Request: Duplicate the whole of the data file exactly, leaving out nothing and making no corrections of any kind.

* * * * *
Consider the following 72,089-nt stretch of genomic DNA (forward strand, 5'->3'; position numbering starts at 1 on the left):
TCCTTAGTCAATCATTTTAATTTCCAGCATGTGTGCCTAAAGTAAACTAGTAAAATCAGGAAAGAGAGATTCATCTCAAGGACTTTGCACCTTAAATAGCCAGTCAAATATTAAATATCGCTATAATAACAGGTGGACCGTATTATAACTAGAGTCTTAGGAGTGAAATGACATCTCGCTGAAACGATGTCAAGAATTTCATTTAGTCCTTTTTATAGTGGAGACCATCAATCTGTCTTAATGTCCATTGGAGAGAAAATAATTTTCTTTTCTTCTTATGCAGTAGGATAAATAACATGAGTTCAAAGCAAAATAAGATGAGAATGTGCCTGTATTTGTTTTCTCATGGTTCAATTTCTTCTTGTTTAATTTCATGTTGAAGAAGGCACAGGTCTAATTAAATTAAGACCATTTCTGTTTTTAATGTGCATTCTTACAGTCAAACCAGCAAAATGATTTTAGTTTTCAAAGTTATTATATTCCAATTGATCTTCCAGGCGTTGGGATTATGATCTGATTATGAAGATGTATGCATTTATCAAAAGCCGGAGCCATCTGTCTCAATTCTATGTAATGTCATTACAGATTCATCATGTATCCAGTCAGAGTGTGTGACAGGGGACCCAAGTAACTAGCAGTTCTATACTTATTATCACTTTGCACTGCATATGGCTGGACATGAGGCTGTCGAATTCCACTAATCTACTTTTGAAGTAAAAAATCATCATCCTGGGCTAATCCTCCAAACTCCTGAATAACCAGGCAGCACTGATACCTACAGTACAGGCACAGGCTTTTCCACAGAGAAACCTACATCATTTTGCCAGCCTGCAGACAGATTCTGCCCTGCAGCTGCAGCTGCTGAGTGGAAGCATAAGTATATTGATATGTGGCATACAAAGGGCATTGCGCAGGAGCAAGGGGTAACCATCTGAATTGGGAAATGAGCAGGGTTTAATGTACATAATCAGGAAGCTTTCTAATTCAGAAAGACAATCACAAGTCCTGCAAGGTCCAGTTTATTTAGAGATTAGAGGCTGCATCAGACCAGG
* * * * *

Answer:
Consider the following 72,089-nt stretch of genomic DNA (forward strand, 5'->3'; position numbering starts at 1 on the left):
TCCTTAGTCAATCATTTTAATTTCCAGCATGTGTGCCTAAAGTAAACTAGTAAAATCAGGAAAGAGAGATTCATCTCAAGGACTTTGCACCTTAAATAGCCAGTCAAATATTAAATATCGCTATAATAACAGGTGGACCGTATTATAACTAGAGTCTTAGGAGTGAAATGACATCTCGCTGAAACGATGTCAAGAATTTCATTTAGTCCTTTTTATAGTGGAGACCATCAATCTGTCTTAATGTCCATTGGAGAGAAAATAATTTTCTTTTCTTCTTATGCAGTAGGATAAATAACATGAGTTCAAAGCAAAATAAGATGAGAATGTGCCTGTATTTGTTTTCTCATGGTTCAATTTCTTCTTGTTTAATTTCATGTTGAAGAAGGCACAGGTCTAATTAAATTAAGACCATTTCTGTTTTTAATGTGCATTCTTACAGTCAAACCAGCAAAATGATTTTAGTTTTCAAAGTTATTATATTCCAATTGATCTTCCAGGCGTTGGGATTATGATCTGATTATGAAGATGTATGCATTTATCAAAAGCCGGAGCCATCTGTCTCAATTCTATGTAATGTCATTACAGATTCATCATGTATCCAGTCAGAGTGTGTGACAGGGGACCCAAGTAACTAGCAGTTCTATACTTATTATCACTTTGCACTGCATATGGCTGGACATGAGGCTGTCGAATTCCACTAATCTACTTTTGAAGTAAAAAATCATCATCCTGGGCTAATCCTCCAAACTCCTGAATAACCAGGCAGCACTGATACCTACAGTACAGGCACAGGCTTTTCCACAGAGAAACCTACATCATTTTGCCAGCCTGCAGACAGATTCTGCCCTGCAGCTGCAGCTGCTGAGTGGAAGCATAAGTATATTGATATGTGGCATACAAAGGGCATTGCGCAGGAGCAAGGGGTAACCATCTGAATTGGGAAATGAGCAGGGTTTAATGTACATAATCAGGAAGCTTTCTAATTCAGAAAGACAATCACAAGTCCTGCAAGGTCCAGTTTATTTAGAGATTAGAGGCTGCATCAGACCAGG